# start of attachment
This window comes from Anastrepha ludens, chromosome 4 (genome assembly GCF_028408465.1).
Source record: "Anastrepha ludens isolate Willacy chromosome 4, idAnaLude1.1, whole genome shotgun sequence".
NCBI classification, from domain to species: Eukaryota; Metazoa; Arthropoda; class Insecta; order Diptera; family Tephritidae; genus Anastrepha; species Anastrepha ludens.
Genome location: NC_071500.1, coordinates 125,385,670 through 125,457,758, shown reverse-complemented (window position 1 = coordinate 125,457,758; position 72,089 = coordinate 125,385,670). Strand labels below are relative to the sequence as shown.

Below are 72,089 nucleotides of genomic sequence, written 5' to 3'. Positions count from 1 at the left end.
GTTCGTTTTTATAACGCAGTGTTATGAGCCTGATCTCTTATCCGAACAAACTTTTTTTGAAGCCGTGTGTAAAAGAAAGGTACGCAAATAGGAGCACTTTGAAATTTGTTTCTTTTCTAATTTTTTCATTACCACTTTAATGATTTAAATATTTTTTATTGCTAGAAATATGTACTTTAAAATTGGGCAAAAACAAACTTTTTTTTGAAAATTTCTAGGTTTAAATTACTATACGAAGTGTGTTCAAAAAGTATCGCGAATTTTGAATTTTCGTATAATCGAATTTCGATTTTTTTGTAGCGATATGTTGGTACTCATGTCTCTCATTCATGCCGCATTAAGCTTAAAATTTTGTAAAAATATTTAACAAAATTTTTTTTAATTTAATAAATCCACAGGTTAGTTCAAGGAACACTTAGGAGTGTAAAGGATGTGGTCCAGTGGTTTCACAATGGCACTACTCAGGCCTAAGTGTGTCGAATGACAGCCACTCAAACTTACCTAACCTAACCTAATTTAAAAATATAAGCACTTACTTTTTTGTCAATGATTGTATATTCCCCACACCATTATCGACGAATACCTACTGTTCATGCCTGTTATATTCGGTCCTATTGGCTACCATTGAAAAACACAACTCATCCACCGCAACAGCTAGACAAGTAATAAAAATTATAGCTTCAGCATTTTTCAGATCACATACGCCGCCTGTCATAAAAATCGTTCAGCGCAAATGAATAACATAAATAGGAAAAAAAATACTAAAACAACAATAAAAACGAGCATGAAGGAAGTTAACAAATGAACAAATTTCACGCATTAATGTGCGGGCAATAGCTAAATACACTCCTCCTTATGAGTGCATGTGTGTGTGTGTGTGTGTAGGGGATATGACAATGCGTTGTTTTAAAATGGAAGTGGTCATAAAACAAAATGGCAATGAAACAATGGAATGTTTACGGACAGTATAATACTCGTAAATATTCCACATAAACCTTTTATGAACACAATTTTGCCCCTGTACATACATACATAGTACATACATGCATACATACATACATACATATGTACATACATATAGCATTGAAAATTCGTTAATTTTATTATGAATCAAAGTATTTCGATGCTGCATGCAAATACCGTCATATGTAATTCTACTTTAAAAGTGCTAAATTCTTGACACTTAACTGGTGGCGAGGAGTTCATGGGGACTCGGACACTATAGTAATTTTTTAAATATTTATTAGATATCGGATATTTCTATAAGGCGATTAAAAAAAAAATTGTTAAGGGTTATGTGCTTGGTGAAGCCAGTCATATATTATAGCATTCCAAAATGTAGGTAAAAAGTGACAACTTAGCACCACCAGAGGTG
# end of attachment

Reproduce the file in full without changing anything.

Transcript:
This window comes from Anastrepha ludens, chromosome 4 (genome assembly GCF_028408465.1).
Source record: "Anastrepha ludens isolate Willacy chromosome 4, idAnaLude1.1, whole genome shotgun sequence".
NCBI classification, from domain to species: Eukaryota; Metazoa; Arthropoda; class Insecta; order Diptera; family Tephritidae; genus Anastrepha; species Anastrepha ludens.
Genome location: NC_071500.1, coordinates 125,385,670 through 125,457,758, shown reverse-complemented (window position 1 = coordinate 125,457,758; position 72,089 = coordinate 125,385,670). Strand labels below are relative to the sequence as shown.

Below are 72,089 nucleotides of genomic sequence, written 5' to 3'. Positions count from 1 at the left end.
GTTCGTTTTTATAACGCAGTGTTATGAGCCTGATCTCTTATCCGAACAAACTTTTTTTGAAGCCGTGTGTAAAAGAAAGGTACGCAAATAGGAGCACTTTGAAATTTGTTTCTTTTCTAATTTTTTCATTACCACTTTAATGATTTAAATATTTTTTATTGCTAGAAATATGTACTTTAAAATTGGGCAAAAACAAACTTTTTTTTGAAAATTTCTAGGTTTAAATTACTATACGAAGTGTGTTCAAAAAGTATCGCGAATTTTGAATTTTCGTATAATCGAATTTCGATTTTTTTGTAGCGATATGTTGGTACTCATGTCTCTCATTCATGCCGCATTAAGCTTAAAATTTTGTAAAAATATTTAACAAAATTTTTTTTAATTTAATAAATCCACAGGTTAGTTCAAGGAACACTTAGGAGTGTAAAGGATGTGGTCCAGTGGTTTCACAATGGCACTACTCAGGCCTAAGTGTGTCGAATGACAGCCACTCAAACTTACCTAACCTAACCTAATTTAAAAATATAAGCACTTACTTTTTTGTCAATGATTGTATATTCCCCACACCATTATCGACGAATACCTACTGTTCATGCCTGTTATATTCGGTCCTATTGGCTACCATTGAAAAACACAACTCATCCACCGCAACAGCTAGACAAGTAATAAAAATTATAGCTTCAGCATTTTTCAGATCACATACGCCGCCTGTCATAAAAATCGTTCAGCGCAAATGAATAACATAAATAGGAAAAAAAATACTAAAACAACAATAAAAACGAGCATGAAGGAAGTTAACAAATGAACAAATTTCACGCATTAATGTGCGGGCAATAGCTAAATACACTCCTCCTTATGAGTGCATGTGTGTGTGTGTGTGTGTAGGGGATATGACAATGCGTTGTTTTAAAATGGAAGTGGTCATAAAACAAAATGGCAATGAAACAATGGAATGTTTACGGACAGTATAATACTCGTAAATATTCCACATAAACCTTTTATGAACACAATTTTGCCCCTGTACATACATACATAGTACATACATGCATACATACATACATACATATGTACATACATATAGCATTGAAAATTCGTTAATTTTATTATGAATCAAAGTATTTCGATGCTGCATGCAAATACCGTCATATGTAATTCTACTTTAAAAGTGCTAAATTCTTGACACTTAACTGGTGGCGAGGAGTTCATGGGGACTCGGACACTATAGTAATTTTTTAAATATTTATTAGATATCGGATATTTCTATAAGGCGATTAAAAAAAAAATTGTTAAGGGTTATGTGCTTGGTGAAGCCAGTCATATATTATAGCATTCCAAAATGTAGGTAAAAAGTGACAACTTAGCACCACCAGAGGTG